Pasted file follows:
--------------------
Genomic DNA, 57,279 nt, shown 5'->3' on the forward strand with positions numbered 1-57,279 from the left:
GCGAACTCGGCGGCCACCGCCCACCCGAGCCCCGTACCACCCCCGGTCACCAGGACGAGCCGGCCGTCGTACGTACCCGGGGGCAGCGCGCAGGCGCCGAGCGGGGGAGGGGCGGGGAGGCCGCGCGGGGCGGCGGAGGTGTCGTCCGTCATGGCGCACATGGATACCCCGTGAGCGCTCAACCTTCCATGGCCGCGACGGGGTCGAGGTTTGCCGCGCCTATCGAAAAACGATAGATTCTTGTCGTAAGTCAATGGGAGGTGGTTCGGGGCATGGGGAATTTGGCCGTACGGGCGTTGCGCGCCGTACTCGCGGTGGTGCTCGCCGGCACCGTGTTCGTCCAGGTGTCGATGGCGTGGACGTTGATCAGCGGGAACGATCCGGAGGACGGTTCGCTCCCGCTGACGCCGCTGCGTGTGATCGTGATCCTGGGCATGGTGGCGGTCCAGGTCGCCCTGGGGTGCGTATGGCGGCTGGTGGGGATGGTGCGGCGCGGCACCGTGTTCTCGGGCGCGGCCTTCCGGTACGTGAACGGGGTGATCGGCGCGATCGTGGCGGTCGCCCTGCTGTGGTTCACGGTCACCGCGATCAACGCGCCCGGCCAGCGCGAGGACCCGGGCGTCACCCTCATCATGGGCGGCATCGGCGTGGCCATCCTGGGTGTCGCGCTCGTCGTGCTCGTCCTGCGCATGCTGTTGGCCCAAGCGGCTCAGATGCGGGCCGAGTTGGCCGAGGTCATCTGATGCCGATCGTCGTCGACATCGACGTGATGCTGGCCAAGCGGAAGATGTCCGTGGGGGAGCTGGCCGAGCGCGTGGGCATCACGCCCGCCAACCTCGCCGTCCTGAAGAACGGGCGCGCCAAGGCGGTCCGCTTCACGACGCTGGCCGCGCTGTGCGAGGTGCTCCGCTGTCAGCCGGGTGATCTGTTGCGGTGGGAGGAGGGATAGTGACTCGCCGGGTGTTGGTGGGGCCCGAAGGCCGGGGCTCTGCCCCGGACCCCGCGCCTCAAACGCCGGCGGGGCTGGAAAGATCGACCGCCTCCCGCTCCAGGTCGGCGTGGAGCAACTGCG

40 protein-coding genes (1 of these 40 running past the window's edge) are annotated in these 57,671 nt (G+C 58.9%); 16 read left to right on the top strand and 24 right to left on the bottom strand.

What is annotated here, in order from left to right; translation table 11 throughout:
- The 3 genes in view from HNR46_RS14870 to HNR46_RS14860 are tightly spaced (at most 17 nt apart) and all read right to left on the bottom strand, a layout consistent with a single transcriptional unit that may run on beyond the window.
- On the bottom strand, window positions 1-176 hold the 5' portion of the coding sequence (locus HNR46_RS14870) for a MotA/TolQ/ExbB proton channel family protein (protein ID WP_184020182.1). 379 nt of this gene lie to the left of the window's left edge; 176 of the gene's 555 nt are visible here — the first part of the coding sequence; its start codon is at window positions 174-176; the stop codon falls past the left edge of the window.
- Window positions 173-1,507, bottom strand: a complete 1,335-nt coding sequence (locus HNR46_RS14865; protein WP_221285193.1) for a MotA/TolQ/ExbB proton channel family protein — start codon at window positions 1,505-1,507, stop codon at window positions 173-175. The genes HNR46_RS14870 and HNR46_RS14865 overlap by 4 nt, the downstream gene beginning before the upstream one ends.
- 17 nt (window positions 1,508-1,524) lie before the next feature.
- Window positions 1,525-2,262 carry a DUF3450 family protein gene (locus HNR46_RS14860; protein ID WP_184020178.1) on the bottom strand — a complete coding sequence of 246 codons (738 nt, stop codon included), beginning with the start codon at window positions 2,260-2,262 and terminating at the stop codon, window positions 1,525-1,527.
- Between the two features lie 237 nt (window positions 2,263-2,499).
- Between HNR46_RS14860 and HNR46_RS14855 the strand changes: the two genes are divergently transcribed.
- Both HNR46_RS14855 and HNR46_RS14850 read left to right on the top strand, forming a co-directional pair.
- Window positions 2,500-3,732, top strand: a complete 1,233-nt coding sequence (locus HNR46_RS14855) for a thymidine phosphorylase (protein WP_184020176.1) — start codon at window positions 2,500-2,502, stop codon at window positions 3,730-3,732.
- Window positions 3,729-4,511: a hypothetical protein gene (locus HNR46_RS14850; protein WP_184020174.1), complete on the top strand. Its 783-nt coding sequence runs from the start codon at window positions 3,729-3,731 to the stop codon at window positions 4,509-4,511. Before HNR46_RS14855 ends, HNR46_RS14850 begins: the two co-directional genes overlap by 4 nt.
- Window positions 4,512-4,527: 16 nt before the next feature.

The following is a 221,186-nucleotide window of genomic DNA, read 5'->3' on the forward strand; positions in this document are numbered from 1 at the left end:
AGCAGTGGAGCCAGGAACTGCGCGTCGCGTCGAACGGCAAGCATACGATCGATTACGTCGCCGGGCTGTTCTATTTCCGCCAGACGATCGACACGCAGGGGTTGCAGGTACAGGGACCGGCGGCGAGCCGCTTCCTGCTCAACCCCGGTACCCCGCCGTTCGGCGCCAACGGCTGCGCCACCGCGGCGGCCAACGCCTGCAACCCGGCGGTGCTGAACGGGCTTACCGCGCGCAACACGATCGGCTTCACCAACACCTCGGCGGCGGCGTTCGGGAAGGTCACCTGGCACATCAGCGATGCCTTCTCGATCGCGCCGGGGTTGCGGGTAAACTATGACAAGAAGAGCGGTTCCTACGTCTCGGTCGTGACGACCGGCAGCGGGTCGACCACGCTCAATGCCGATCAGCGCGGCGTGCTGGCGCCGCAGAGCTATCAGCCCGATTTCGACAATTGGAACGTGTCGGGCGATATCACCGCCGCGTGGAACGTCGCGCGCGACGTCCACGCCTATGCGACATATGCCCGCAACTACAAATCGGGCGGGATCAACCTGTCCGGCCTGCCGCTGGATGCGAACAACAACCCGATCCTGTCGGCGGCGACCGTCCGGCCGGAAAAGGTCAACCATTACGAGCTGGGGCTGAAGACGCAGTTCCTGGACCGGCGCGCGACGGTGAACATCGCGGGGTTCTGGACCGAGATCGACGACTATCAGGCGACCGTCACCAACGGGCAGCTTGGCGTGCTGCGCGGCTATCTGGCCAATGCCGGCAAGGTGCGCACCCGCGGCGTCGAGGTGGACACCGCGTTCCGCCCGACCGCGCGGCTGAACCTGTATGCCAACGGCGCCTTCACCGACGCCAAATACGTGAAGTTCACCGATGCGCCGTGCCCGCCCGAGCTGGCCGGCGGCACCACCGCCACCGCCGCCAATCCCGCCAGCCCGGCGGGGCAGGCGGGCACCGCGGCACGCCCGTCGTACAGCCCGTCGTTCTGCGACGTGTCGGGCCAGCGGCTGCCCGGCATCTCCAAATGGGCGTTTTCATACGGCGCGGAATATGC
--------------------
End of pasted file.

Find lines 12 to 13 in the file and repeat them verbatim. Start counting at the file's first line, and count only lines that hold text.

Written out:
- Both HNR46_RS14855 and HNR46_RS14850 read left to right on the top strand, forming a co-directional pair.
- Window positions 2,500-3,732, top strand: a complete 1,233-nt coding sequence (locus HNR46_RS14855) for a thymidine phosphorylase (protein WP_184020176.1) — start codon at window positions 2,500-2,502, stop codon at window positions 3,730-3,732.